The time has come around for another Cradle of Filth album, and if your head is not already dowsed in a pail of your own vomit, you might be pleasantly surprised to discover that the the band has built upon the strengths of the previous Godspeed on the Devil's Thunder, writing not only their best album since 2000's Midian, but perhaps one of the better of their career. Darkly, Darkly, Venus Aversa is yet another of the band's conceptual works, this time homing in one of what is undoubtedly one of their favorite subjects: poor Lilith, the pissed off first wife of Adam, and perhaps the poster child for brunette animosity towards blonds throughout history? Roll your eyes back in your heads, folks, because as usual, you can disregard the mascara sloshed masses of Hot Topic mummification and simply lose yourself in the bewitching poetry and rapid juggling about of searing axes, intense blasting, symphonic orchestration, harpy calls and Dani Filth's charismatic personality disorder.
Darkly, Darkly Venus Aversa is hardly going to win over any new blood to the Cradle of Filth audience, but if you're enamored of Dusk and Her Embrace, Midian, Damnation and a Day, or Godspeed on the Devil's Thunder, then I can't think of any reason you'd want to skip out on this action, because it's thoroughly entertaining with only the faint flaws of a few stagnant riffing sequences that, while spring-loaded to the fangs with carnal malevolence, simply don't resonate deeply into the memory. It helps that the band have largely stuck to the same lineup here, the one addition being Ashley Jurgemeyer of Abigail Williams on keyboards and backing vocals, who has molded herself in rather well here. The choir and orchestration of this album seems to invoke a more effective trespass than the similar Dimmu Borgir's later opus, if only because there is a measure excitement in the interplay between campy keyboards and thrusting devil riffs, the latter so often engorged with their own thrashing weight.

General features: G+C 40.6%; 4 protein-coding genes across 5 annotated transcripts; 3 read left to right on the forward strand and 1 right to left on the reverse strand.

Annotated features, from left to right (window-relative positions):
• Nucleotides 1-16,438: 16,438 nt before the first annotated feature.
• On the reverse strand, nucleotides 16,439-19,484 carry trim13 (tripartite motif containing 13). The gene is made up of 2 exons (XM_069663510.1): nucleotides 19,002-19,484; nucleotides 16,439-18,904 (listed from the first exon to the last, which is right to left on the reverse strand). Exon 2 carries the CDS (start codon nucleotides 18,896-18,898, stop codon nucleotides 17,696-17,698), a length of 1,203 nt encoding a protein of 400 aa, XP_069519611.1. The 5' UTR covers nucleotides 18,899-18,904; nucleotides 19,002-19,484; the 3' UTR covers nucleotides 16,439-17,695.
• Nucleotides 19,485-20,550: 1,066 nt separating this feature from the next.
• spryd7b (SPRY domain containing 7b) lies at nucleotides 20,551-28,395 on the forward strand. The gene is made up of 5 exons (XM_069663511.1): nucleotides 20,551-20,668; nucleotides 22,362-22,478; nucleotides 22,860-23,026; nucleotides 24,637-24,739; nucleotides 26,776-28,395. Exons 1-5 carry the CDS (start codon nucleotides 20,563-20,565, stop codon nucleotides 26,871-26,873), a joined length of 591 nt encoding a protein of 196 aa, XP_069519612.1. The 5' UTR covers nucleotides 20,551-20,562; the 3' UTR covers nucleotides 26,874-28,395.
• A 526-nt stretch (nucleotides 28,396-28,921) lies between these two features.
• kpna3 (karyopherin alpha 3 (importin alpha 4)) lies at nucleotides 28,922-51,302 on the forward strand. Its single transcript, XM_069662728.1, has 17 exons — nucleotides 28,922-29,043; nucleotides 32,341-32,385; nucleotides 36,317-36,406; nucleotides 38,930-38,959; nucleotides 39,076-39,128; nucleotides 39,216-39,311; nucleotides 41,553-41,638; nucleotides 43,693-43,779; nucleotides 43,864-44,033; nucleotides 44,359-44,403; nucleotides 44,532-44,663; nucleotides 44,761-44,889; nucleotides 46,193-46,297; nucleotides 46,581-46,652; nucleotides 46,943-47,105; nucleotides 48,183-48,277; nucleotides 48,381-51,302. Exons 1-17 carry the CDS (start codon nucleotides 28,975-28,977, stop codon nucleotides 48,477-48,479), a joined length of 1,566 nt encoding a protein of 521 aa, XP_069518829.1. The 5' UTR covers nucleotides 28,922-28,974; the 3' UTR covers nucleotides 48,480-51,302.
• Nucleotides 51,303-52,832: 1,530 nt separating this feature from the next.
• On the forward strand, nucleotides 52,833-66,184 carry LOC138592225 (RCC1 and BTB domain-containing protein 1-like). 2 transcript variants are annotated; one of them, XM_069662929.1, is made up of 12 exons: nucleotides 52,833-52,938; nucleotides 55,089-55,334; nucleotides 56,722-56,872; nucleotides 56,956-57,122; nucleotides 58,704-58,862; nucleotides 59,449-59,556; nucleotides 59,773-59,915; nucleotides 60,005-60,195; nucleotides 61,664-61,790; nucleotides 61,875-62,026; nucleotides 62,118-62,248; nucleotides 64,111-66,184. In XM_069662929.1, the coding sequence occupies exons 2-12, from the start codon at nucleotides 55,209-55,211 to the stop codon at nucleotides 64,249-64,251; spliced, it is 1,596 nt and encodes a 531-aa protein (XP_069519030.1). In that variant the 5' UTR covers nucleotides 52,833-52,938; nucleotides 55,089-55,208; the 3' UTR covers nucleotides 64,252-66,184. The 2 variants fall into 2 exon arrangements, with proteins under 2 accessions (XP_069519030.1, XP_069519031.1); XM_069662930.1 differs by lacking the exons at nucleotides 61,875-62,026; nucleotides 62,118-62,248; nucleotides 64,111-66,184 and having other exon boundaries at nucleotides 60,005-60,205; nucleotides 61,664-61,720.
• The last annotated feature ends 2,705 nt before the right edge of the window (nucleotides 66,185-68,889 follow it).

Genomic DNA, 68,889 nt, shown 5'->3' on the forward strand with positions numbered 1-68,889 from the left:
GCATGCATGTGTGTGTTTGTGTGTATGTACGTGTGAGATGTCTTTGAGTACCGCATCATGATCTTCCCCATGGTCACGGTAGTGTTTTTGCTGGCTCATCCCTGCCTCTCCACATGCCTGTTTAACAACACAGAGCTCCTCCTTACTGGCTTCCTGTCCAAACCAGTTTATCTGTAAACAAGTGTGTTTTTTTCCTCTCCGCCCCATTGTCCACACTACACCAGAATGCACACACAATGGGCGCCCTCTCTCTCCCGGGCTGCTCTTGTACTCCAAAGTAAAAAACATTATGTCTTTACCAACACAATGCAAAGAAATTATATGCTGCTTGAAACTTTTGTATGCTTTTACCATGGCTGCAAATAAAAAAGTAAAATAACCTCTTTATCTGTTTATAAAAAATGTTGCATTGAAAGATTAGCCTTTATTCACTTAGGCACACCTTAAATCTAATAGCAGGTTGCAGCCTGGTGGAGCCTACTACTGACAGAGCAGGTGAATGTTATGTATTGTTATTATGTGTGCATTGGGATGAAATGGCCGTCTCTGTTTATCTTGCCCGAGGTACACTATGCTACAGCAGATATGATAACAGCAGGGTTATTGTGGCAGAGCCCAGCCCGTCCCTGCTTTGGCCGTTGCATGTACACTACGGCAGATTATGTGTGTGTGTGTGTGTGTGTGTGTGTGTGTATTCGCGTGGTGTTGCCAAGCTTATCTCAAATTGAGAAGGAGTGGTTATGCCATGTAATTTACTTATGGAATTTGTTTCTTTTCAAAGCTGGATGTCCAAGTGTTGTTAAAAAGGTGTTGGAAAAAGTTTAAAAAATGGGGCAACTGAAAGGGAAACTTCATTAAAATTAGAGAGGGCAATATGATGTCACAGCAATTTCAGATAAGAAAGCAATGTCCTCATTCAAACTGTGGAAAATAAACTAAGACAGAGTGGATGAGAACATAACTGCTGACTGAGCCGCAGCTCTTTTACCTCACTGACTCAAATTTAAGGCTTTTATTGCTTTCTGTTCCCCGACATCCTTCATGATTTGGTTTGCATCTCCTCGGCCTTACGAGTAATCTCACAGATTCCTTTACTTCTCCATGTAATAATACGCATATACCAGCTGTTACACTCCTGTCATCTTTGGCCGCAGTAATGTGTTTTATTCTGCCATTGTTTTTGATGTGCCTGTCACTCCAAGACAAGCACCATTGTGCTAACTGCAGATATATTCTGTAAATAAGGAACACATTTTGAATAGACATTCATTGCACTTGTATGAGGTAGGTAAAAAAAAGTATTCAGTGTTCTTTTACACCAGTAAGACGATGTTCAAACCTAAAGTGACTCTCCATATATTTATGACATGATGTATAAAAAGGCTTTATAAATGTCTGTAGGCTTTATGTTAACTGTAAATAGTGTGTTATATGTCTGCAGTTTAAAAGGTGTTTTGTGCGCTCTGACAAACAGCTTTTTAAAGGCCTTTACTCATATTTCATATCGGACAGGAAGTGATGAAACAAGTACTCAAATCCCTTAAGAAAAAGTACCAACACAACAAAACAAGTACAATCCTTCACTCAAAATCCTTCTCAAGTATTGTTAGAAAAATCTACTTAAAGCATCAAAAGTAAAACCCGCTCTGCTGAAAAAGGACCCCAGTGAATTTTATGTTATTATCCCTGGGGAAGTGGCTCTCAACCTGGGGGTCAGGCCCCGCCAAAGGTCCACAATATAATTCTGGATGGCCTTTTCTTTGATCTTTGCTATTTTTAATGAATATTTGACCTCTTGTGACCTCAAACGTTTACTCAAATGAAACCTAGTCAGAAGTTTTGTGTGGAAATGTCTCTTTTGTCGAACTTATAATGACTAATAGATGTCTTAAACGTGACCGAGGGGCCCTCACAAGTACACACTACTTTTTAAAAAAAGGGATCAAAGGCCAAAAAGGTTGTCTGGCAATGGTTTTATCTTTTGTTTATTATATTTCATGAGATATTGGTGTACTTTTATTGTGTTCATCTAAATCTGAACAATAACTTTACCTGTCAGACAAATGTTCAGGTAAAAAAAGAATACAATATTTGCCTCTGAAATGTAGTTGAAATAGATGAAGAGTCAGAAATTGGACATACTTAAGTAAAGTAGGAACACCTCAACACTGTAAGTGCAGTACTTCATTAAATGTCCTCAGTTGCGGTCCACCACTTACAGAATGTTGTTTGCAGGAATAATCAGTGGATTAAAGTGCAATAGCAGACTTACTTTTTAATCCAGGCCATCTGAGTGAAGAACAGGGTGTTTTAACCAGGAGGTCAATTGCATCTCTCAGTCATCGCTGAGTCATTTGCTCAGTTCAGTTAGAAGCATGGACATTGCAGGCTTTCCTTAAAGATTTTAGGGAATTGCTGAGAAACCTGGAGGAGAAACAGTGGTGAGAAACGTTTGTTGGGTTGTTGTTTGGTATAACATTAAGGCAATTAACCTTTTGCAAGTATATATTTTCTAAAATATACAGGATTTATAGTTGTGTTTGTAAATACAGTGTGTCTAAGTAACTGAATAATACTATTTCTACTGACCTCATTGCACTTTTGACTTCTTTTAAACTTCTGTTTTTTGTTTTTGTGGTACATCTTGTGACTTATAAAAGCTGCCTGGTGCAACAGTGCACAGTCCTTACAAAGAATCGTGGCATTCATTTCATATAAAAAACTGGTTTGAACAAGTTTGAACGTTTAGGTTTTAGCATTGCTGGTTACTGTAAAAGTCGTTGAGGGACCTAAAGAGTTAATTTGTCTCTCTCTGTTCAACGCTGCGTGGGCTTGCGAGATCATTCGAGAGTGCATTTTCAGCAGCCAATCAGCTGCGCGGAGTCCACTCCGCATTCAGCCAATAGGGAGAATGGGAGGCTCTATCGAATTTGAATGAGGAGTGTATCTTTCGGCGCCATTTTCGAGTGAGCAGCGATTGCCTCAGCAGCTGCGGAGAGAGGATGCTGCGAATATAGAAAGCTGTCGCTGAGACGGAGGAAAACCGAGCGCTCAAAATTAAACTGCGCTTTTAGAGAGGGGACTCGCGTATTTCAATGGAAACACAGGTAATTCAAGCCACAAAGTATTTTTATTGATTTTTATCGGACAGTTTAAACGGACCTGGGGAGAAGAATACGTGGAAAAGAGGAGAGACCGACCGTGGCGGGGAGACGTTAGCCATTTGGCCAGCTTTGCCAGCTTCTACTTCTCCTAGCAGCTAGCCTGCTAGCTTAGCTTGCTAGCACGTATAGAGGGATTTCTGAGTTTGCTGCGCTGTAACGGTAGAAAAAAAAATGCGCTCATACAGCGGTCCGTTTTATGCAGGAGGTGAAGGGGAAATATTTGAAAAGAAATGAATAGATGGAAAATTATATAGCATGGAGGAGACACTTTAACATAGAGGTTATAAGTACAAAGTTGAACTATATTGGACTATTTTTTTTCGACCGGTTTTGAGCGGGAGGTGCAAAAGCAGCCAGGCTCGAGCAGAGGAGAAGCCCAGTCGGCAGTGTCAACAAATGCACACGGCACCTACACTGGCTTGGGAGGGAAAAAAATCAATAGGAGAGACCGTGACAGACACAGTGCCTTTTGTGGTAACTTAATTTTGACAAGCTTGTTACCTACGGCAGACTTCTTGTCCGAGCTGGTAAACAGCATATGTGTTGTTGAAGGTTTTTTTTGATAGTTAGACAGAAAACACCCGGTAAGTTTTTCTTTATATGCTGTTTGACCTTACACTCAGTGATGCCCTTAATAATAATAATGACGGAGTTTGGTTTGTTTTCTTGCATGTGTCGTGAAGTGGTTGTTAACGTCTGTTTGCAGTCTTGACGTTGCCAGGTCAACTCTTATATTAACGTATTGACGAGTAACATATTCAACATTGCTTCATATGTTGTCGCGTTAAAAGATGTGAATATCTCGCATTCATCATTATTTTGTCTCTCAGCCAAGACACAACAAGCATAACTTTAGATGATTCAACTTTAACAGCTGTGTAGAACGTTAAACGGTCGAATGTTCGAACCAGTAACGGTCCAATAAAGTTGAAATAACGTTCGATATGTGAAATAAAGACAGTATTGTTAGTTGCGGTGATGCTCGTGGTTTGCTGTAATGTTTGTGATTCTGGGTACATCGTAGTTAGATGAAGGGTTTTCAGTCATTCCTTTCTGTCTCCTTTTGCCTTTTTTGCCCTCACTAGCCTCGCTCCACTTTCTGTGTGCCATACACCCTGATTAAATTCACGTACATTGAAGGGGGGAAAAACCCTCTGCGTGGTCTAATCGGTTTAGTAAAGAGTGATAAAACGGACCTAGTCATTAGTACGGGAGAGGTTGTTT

"The Cult of Venus Aversa" blazes an initial trail through the dark depths of history, through the rank and devouring abyss, where Lilith awaits her revenge on the Man, Woman and Mankind that have spurned her porcelain beauty. The guitars squirm about like a spastic carousel that even Bal-Sagoth would be proud of, while the synths hang on edge like angelic war heralds, and Martin Škaroupka's drumming really begs the question: why would Superman associate himself with such a legion of night fiends? The orchestral segues here, complete with Filth's vicarious fuming and tongue lashing (like a crack-addicted Martin Walkyier) are the usual fluffy haunted house fare, make no mistake about it, but nonetheless a lot of fun, and a number of other pieces here offer equal escape velocity: "Lilith Immaculate", "The Nun with the Astral Habit", and the hammering "Harlot on a Pedestal". Of course, the delightful misogyny would hardly be served by a lack of dynamics, so there are some slower rocking, moodier pieces here like "Forgive Me Father (I Have Sinned)" and the pompous "Spawn of Love and War" maintaining balance.
Act now and you'll get a bonus disc with four tracks that are nearly the rival of those on the full-length, plus a video for "Forgive Me Father (I Have Sinned)", only adding to the overall value of the release, and I particularly enjoyed the hilariously apt "Mistress from the Sucking Pit". As usual, Cradle of Filth have put an enormous amount of effort into the finishing touches: the cover art is fairly typical of their releases, but still gorgeous. The lyrics are well plotted, interesting, 'colorful' and angry, par for the course for Daniel Lloyd Davey, the William Wordsworth of the black metal mainstream. The production is also well managed across the varied components, without ever sounding too glitzy or dumbfounded. The final factor is really you and I. Do we enjoy this notorious band, despite the political pratfall they've received by the underground? Cradle of Filth are good at what they do, but they could certainly do better than this, and have done so in the past. Darkly, Darkly Venus Aversa just has the advantage of being a damned solid effort with numerous moments of bitch slapping, envious joy from the queen of demons herself.
Verdict: Win [7.75/10] (the worm was turning)